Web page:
This becomes especially significant in light of the recent Hackintosh community accomplishments. Probably they've got it harder because OSX is unique in that it doesn't simply discard firmware data when it doesn't deliver as expected, but instead refuses to boot, similar in a way to what Microsoft hopes to achieve with Secureboot, I guess. Anyway, in only the past few months, happening all over apparently, but much of the work occurring here on MDL ( reference #2 ), xpamamadeus and others successfully modified a gigabyte UEFI to boot Mac natively with custom DSDTs, stripped and/or modified DXE drivers, and a custom, fully independent bootloader called ozmosis loaded from BIOS flash.

    In my biased opinion, xpam's efforts might have been better devoted to injecting a linux kernel based loader and then instructing it to populate firmware memory space with whatever information he desired, but that does not detract from his achievement. Moreover, this confirms my hope that UEFI is hackable and that possibilities like those I mentioned in the first post can be realized. And soon.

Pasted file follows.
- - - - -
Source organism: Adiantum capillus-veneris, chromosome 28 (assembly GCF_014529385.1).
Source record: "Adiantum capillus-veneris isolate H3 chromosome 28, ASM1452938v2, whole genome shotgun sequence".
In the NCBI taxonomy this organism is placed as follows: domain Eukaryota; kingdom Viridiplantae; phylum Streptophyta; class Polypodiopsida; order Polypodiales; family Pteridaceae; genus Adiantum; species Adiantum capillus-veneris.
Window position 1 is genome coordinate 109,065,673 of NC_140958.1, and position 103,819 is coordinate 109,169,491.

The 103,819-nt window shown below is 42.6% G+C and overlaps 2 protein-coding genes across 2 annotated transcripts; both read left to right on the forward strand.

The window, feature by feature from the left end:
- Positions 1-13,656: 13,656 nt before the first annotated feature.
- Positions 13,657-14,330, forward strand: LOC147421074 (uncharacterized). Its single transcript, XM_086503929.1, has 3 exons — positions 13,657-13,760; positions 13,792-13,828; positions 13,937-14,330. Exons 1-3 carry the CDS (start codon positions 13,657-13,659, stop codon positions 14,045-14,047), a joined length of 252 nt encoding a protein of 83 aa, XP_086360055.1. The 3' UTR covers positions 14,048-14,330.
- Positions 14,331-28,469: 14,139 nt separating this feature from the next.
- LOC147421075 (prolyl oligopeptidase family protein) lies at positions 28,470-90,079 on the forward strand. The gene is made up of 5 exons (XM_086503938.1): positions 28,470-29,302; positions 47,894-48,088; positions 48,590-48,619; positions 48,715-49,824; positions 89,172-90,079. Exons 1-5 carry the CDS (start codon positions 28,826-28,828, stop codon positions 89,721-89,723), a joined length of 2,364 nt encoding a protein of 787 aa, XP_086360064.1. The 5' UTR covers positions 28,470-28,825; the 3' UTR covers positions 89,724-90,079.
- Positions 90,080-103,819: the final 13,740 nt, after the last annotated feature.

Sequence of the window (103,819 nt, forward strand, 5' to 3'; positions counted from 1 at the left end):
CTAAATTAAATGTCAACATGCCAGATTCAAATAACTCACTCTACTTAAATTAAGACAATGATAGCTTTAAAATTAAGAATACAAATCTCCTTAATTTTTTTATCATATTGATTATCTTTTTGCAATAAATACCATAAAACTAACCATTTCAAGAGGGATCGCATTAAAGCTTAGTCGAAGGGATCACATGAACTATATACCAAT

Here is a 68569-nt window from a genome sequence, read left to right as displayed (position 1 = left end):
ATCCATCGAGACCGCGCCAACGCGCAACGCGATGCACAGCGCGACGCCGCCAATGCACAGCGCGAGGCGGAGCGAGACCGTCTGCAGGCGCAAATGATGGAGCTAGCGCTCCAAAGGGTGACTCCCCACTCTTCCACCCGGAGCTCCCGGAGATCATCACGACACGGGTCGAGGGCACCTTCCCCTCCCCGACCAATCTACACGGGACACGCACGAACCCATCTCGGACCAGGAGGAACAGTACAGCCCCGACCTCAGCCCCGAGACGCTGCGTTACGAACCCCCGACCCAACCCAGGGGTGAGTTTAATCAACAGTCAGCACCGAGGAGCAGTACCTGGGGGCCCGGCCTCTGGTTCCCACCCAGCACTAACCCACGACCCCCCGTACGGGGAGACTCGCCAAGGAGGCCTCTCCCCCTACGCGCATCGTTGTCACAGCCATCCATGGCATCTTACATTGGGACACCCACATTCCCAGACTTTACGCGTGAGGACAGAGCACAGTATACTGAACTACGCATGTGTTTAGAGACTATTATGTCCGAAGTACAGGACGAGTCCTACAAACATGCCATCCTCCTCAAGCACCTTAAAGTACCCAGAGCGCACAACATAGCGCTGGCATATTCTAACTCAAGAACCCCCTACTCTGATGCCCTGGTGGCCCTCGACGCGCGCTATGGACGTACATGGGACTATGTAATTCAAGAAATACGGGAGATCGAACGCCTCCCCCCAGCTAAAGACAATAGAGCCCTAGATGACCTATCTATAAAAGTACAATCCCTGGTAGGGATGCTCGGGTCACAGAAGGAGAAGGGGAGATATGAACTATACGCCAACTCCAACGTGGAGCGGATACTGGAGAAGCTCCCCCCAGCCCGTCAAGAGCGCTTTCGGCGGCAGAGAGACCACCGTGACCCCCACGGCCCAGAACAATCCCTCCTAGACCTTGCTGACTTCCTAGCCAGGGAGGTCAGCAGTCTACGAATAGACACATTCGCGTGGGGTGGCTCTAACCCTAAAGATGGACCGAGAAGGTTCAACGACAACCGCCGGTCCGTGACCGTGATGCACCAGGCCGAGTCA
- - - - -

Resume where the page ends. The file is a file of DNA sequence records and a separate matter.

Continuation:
Here's a look an MMTool report generated from a freshly downloaded rom for my Asus laptop board:

    Code:
    +-----------------------------------------------------------------------------+
    | Firmware Image Information                                                  |
    +-----------------------------------------------------------------------------+
    | Image Size : 280000                                                         |
    +------+-------------------------------+--------------+-----------+-----------+
    |  FV  |            FV TYPE            |   Location   |   Length  |    FFSs   |
    +------+-------------------------------+--------------+-----------+-----------+
    |  00  |          FFS FV               |   00090000   |  010000   |    001    |
    |  01  |          FFS FV               |   000B0000   |  140000   |    004    |
    |  02  |          Nested FV            |   00000000   |  3D7000   |    135    |
    |  03  |          Boot Block FV        |   001F0000   |  090000   |    025    |
    +------+-------------------------------+--------------+-----------+-----------+
    
    ...